Poor sleep patterns and sleep disturbances are extremely common and are a very frequent reason why individuals contact our surgery in distress and desperate for a solution. Thus
while a good sleep is imperative for normal brain function:


For all of our patients who suffer from insomnia we would strongly recommend reading “Why We Sleep” by Matthew Walker. Dr. Walker is a “sleep physiologist” who has spent his career researching sleep from a variety of perspectives. In his book he explains the reasons for poor sleep patterns, the unpleasant consequences of a lack of sleep; the dangers of sedative drugs; and also some solutions for poor sleeping. We have summarised his main findings below.

A Normal Sleep Cycle

Sleep problems are more common now than at any time before in human history and there are many reasons for this. In the first chapters of the book Walker explains circadian rhythms, the adenosine cycle and the role of melatonin in a normal sleep pattern.

More importantly he then considers the common sleep disruptors:

• Constant electric light including LED lights – from ipads/ tablets/ mobile phones/ computers and TVs in the bedroom can all inhibit sleep.
The dark side of modern light is that even low lux artificial light can adversely influence the suprachiasmatic nucleus (the part of the brain essential for us falling asleep)!
• Blue light is harmful to melatonin (our body’s natural “darkness” hormone) and LED from an ipad or tablet is much worse than reading a book.
• Raised bedtime temperatures – modern heating / triple glazing and wall insulation have altered the normal nocturnal drop in temperature. Overheating in bedrooms inhibits sleep.
Therefore we recommend that you get “the night-time chills” – cool temperatures in the evening in bed assist sleep. Core temperature usually drops by 1 degree Celsius at sleep induction then rises a bit throughout the night.
Being too hot at night inhibits sleep. A bedroom temperature of 18 degrees is ideal. Warming the peripheries can help cool the core.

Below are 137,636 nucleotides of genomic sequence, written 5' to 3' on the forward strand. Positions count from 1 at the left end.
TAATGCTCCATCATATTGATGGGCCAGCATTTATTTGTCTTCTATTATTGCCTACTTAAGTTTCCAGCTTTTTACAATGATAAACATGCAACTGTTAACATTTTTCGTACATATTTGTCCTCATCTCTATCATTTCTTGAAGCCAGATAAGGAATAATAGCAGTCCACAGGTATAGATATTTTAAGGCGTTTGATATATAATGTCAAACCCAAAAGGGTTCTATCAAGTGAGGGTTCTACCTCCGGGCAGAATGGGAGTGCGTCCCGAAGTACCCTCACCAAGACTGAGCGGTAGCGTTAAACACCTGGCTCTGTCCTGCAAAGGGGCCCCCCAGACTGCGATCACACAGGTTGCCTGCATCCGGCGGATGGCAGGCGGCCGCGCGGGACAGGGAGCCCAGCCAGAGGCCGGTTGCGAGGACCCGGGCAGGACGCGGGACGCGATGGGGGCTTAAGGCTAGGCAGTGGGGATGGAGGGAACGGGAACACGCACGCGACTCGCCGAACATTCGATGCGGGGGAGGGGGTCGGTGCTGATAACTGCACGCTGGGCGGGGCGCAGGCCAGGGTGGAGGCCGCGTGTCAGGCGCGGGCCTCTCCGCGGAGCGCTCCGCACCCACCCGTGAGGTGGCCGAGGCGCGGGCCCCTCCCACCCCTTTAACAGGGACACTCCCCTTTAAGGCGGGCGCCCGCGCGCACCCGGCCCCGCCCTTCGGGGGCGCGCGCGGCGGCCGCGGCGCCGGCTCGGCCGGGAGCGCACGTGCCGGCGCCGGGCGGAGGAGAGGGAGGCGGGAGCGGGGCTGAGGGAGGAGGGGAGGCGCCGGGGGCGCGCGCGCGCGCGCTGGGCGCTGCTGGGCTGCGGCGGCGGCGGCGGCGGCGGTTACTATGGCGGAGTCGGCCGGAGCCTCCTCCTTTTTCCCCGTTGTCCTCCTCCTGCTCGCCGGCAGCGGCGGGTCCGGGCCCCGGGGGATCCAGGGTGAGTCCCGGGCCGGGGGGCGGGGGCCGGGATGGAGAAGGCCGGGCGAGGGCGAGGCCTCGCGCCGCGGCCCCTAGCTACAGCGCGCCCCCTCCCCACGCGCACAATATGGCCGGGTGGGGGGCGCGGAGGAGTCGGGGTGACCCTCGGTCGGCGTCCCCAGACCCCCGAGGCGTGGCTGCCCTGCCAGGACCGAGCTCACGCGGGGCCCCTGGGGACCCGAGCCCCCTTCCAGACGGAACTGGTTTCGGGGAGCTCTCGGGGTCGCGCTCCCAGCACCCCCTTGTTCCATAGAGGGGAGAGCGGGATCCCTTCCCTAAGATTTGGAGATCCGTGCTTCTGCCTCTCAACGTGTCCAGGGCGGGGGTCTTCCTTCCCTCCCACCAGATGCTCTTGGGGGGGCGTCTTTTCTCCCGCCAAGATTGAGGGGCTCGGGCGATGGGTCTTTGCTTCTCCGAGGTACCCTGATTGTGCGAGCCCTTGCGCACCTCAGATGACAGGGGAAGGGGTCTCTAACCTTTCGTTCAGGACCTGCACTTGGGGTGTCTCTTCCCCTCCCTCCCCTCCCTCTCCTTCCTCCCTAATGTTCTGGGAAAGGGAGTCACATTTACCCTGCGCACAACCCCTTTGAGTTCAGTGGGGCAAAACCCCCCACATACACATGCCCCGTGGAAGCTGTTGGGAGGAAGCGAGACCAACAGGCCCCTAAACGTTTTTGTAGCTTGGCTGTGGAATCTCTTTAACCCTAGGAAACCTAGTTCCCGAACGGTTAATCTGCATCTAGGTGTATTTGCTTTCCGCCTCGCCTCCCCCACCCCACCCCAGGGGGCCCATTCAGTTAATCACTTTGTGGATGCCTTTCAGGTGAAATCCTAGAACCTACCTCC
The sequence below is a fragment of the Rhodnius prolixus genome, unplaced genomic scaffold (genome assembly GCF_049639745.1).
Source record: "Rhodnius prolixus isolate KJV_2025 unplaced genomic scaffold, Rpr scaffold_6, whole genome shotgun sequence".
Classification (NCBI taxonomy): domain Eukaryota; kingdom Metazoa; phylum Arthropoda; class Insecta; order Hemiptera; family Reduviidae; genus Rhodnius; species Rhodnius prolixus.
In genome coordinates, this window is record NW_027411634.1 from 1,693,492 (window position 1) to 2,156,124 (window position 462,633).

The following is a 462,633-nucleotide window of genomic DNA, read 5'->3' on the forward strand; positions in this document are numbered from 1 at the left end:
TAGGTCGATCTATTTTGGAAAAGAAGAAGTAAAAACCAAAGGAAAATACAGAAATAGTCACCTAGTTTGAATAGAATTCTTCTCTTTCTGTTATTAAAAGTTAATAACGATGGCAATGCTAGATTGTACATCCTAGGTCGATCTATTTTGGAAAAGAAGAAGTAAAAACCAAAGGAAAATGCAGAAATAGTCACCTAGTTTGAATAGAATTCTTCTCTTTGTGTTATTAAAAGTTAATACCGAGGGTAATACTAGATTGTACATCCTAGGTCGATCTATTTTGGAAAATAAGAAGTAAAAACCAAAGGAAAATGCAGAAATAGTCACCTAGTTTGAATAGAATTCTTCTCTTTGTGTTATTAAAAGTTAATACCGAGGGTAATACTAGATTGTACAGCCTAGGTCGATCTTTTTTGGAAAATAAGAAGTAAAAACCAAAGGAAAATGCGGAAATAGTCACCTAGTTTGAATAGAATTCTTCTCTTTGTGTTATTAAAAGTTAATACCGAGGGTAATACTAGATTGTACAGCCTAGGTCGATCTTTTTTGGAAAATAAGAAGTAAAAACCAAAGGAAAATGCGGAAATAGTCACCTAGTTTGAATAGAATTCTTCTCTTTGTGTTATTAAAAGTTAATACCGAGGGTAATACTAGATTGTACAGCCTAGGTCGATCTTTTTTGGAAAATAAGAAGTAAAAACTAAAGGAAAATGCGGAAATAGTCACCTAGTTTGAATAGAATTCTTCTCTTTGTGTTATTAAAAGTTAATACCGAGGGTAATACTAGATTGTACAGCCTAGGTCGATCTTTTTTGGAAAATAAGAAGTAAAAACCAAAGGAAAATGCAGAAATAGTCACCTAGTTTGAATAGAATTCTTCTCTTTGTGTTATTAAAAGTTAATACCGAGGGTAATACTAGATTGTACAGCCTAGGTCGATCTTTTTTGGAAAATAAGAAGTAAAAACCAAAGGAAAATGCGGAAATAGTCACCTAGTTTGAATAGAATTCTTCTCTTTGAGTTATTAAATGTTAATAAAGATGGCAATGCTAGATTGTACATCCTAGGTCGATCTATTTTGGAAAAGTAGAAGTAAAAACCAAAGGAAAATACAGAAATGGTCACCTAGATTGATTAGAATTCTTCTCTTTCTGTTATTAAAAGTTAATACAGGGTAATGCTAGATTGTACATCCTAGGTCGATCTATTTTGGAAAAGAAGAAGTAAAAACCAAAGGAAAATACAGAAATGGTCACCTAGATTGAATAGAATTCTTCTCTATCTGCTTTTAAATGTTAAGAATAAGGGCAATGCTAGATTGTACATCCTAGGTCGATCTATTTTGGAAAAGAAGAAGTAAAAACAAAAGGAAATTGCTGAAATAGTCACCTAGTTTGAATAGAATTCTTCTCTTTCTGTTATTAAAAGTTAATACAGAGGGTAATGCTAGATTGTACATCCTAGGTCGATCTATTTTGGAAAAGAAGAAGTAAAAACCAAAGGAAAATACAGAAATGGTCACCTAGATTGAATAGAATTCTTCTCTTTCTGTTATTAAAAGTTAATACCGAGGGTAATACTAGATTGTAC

• Caffeine – is a serious sleep disruptor – so it is very important that tea, coffee and caffeinated drinks (including “fizzy” drinks) late in the evening should be avoided
• Alcohol - Alcohol initially sedates the prefrontal cortex but it anaesthetises the brain (it is not a normal sleep), alcohol disrupts the normal sleep cycle and hence it is not a refreshing and restorative sleep and litters the night with brief awakenings.
Alcohol also disturbs sleep by building up toxins (ketones and aldehydes) these chemicals are powerful suppressors of REM (rapid eye movement) “dreaming” sleep REM sleep is essential for a normal refreshing sleep. In very severe cases the lack of night time REM sleep builds up dangerous periods of time without dreams -eventually inducing daytime dreaming and in extreme cases delirium tremens (the DTs)!
• Nights Shifts and Backshifts - A legacy of sleep disruption from working long hours or working in a shift pattern is extremely disrupting for normal sleep.
• Bedside Alarm Clocks - An alarming fact is that unnatural waking through bedside alarms is very disruptive to our wellbeing. It is thus crucial to go to bed 8 hours before you are scheduled to rise.


Hurting Your Sleep and Why Sleeping Tablets are Bad

• Sedatives can cause morning grogginess, daytime forgetfulness, night-time amnesia and impaired motor skills.
• Worse they are addictive and in most studies barely better than placebo at inducing sleep.
• Sleeping pills can be memory erasers rather than engravers.
• The risk of death increases linearly with sleeping pill consumption.

Cognitive behavioural therapy catered for the individual (CBT-I).

In summary this means:
• Establish a regular bedtime and wake up time even at weekends
• Go to bed when you are sleepy and avoid dozing on the couch in the evening
• Never lie awake in bed for a significant time span – get up do something and go back to bed when sleepy
• Avoid daytime napping if you have difficulty sleeping at night and have to get up for work
• Reduce anxiety provoking thoughts and worries by mentally decelerating before bed.
• Remove visible clock faces from the bedroom
• Avoid caffeine and alcohol
• Increase exercise but not late in the evening
• Decrease sugar and reduce food intake before bedtime

Good Sleep Practices undoubtedly aid sleep – in particular you should only go to bed when you are tired.


Twelve Tips for Healthy Sleep

Twelve Tips for Healthy Sleep

• Stick to a sleep schedule
• Exercise but not late in the day
• Avoid caffeine and nicotine
• Avoid alcohol – particularly late in the evening
• Avoid large meals late at night
• Avoid evening medicines that can disrupt sleep
• Don't nap after 3pm
• Relax before bed
• Have a hot bath
• Ensure a cool dark gadget free bedroom
• Get the right sunlight exposure
• Don't lie in bed awake - get up and read something until tired

NHS Approved Sleep Advice

Other useful information on sleep hygiene is available on "Sleepio" for insomnia and sleep disorders